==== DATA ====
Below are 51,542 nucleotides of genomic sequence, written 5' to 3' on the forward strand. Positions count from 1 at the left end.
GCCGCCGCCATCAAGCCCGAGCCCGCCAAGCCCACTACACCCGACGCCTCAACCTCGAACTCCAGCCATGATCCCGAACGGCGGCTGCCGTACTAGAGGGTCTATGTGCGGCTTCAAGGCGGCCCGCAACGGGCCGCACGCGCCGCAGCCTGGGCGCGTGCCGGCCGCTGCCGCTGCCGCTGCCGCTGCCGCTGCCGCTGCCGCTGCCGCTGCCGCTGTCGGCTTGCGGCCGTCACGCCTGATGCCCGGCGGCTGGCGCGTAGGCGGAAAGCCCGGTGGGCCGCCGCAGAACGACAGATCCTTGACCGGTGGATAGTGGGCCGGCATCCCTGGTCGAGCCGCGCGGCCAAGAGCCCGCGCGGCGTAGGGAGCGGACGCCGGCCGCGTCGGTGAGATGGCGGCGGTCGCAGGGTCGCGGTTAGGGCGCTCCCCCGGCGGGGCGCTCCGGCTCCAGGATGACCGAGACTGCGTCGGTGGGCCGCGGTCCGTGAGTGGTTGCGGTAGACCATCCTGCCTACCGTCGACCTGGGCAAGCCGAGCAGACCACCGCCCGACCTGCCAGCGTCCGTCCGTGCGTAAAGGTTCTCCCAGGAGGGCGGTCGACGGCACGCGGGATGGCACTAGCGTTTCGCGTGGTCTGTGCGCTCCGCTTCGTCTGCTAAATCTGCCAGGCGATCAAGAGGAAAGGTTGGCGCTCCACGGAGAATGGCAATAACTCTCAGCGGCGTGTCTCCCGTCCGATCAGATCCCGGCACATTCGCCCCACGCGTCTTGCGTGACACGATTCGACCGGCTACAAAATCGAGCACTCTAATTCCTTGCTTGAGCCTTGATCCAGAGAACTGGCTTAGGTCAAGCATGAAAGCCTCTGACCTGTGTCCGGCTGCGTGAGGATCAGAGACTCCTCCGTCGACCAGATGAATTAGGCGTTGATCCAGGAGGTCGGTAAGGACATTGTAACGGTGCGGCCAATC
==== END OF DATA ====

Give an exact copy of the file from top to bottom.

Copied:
Below are 51,542 nucleotides of genomic sequence, written 5' to 3' on the forward strand. Positions count from 1 at the left end.
GCCGCCGCCATCAAGCCCGAGCCCGCCAAGCCCACTACACCCGACGCCTCAACCTCGAACTCCAGCCATGATCCCGAACGGCGGCTGCCGTACTAGAGGGTCTATGTGCGGCTTCAAGGCGGCCCGCAACGGGCCGCACGCGCCGCAGCCTGGGCGCGTGCCGGCCGCTGCCGCTGCCGCTGCCGCTGCCGCTGCCGCTGCCGCTGCCGCTGCCGCTGTCGGCTTGCGGCCGTCACGCCTGATGCCCGGCGGCTGGCGCGTAGGCGGAAAGCCCGGTGGGCCGCCGCAGAACGACAGATCCTTGACCGGTGGATAGTGGGCCGGCATCCCTGGTCGAGCCGCGCGGCCAAGAGCCCGCGCGGCGTAGGGAGCGGACGCCGGCCGCGTCGGTGAGATGGCGGCGGTCGCAGGGTCGCGGTTAGGGCGCTCCCCCGGCGGGGCGCTCCGGCTCCAGGATGACCGAGACTGCGTCGGTGGGCCGCGGTCCGTGAGTGGTTGCGGTAGACCATCCTGCCTACCGTCGACCTGGGCAAGCCGAGCAGACCACCGCCCGACCTGCCAGCGTCCGTCCGTGCGTAAAGGTTCTCCCAGGAGGGCGGTCGACGGCACGCGGGATGGCACTAGCGTTTCGCGTGGTCTGTGCGCTCCGCTTCGTCTGCTAAATCTGCCAGGCGATCAAGAGGAAAGGTTGGCGCTCCACGGAGAATGGCAATAACTCTCAGCGGCGTGTCTCCCGTCCGATCAGATCCCGGCACATTCGCCCCACGCGTCTTGCGTGACACGATTCGACCGGCTACAAAATCGAGCACTCTAATTCCTTGCTTGAGCCTTGATCCAGAGAACTGGCTTAGGTCAAGCATGAAAGCCTCTGACCTGTGTCCGGCTGCGTGAGGATCAGAGACTCCTCCGTCGACCAGATGAATTAGGCGTTGATCCAGGAGGTCGGTAAGGACATTGTAACGGTGCGGCCAATC